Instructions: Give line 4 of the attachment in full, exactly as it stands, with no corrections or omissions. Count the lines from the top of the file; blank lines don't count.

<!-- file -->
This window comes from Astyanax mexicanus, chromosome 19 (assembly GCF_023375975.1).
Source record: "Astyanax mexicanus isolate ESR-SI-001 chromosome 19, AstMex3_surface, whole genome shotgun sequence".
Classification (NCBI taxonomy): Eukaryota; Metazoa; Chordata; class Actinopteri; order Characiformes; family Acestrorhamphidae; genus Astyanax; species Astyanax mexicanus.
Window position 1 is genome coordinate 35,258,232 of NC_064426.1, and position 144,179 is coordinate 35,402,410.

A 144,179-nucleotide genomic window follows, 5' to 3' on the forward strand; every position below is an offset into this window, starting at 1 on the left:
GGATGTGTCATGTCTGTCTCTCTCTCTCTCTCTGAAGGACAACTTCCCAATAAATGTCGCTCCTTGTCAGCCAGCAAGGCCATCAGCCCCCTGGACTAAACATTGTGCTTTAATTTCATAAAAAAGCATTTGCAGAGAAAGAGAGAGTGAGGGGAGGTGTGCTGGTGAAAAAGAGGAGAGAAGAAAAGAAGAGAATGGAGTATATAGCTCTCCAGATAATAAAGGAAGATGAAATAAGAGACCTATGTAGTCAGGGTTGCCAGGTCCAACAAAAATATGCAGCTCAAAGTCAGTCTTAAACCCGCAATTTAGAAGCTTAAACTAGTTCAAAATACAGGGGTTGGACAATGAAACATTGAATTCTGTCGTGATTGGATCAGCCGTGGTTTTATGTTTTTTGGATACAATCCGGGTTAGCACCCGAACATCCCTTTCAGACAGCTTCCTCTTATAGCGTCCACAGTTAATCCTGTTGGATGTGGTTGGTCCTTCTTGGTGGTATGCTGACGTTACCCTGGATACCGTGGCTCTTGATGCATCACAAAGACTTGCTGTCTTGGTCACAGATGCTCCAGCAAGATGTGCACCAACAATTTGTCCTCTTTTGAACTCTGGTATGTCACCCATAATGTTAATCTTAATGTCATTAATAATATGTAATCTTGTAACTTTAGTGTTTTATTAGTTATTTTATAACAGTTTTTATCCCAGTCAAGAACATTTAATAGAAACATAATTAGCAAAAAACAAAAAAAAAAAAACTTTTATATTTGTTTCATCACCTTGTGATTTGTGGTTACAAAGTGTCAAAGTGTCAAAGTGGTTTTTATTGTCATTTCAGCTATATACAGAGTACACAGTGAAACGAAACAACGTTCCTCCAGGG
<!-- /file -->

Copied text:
Window position 1 is genome coordinate 35,258,232 of NC_064426.1, and position 144,179 is coordinate 35,402,410.